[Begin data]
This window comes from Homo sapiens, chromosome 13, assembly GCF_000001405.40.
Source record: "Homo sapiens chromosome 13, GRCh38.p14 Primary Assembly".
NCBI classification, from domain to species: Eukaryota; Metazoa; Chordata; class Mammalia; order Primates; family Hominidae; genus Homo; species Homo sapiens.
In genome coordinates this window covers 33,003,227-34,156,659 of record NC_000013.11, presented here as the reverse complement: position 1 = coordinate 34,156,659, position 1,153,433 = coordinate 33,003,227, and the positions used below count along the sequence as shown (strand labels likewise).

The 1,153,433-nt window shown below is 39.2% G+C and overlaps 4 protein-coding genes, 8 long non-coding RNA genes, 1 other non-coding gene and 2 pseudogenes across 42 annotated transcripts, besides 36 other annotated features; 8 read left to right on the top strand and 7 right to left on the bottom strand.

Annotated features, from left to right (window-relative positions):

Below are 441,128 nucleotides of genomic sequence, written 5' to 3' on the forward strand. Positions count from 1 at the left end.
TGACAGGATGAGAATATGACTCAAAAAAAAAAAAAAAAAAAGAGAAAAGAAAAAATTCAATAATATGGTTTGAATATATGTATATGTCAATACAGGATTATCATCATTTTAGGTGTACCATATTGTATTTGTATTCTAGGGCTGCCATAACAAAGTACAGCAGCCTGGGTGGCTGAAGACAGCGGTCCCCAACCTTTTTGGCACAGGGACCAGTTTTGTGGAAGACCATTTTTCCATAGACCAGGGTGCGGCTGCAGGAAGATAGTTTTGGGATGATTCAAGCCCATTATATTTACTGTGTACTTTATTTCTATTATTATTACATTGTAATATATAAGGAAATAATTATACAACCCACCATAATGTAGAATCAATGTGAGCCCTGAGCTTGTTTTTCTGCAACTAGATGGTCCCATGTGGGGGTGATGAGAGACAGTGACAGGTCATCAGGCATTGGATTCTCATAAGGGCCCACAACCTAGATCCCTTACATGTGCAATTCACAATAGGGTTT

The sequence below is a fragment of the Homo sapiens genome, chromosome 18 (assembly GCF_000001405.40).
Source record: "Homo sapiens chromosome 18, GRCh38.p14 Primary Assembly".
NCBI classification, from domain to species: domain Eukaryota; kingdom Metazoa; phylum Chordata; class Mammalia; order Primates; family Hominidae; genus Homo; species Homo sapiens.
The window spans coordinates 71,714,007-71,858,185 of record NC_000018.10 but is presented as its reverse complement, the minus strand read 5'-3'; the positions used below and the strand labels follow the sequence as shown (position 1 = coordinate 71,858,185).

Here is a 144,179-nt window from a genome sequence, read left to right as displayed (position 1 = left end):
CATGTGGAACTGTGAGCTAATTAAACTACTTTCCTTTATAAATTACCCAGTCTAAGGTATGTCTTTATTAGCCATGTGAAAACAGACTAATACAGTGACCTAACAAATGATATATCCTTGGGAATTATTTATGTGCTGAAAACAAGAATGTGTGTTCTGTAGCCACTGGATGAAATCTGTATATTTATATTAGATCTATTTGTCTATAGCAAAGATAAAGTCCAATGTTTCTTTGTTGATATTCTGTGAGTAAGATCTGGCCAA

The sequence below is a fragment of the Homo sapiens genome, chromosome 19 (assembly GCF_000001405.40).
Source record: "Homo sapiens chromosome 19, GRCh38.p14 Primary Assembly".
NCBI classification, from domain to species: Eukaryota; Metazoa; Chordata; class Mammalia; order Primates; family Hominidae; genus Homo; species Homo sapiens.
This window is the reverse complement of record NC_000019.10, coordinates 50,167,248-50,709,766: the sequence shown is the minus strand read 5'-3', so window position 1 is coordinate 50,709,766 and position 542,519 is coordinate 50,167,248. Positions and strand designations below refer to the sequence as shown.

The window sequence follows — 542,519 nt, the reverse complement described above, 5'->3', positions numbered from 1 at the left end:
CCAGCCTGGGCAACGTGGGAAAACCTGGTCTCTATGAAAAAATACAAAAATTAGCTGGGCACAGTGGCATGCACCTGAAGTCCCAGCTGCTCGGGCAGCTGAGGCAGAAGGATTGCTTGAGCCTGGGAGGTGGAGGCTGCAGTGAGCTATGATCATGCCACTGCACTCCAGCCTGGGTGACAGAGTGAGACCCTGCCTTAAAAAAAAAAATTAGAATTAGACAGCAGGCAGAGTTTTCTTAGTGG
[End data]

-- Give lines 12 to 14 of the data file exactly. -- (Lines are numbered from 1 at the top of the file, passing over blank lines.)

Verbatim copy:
The window spans coordinates 71,714,007-71,858,185 of record NC_000018.10 but is presented as its reverse complement, the minus strand read 5'-3'; the positions used below and the strand labels follow the sequence as shown (position 1 = coordinate 71,858,185).

Here is a 144,179-nt window from a genome sequence, read left to right as displayed (position 1 = left end):
CATGTGGAACTGTGAGCTAATTAAACTACTTTCCTTTATAAATTACCCAGTCTAAGGTATGTCTTTATTAGCCATGTGAAAACAGACTAATACAGTGACCTAACAAATGATATATCCTTGGGAATTATTTATGTGCTGAAAACAAGAATGTGTGTTCTGTAGCCACTGGATGAAATCTGTATATTTATATTAGATCTATTTGTCTATAGCAAAGATAAAGTCCAATGTTTCTTTGTTGATATTCTGTGAGTAAGATCTGGCCAA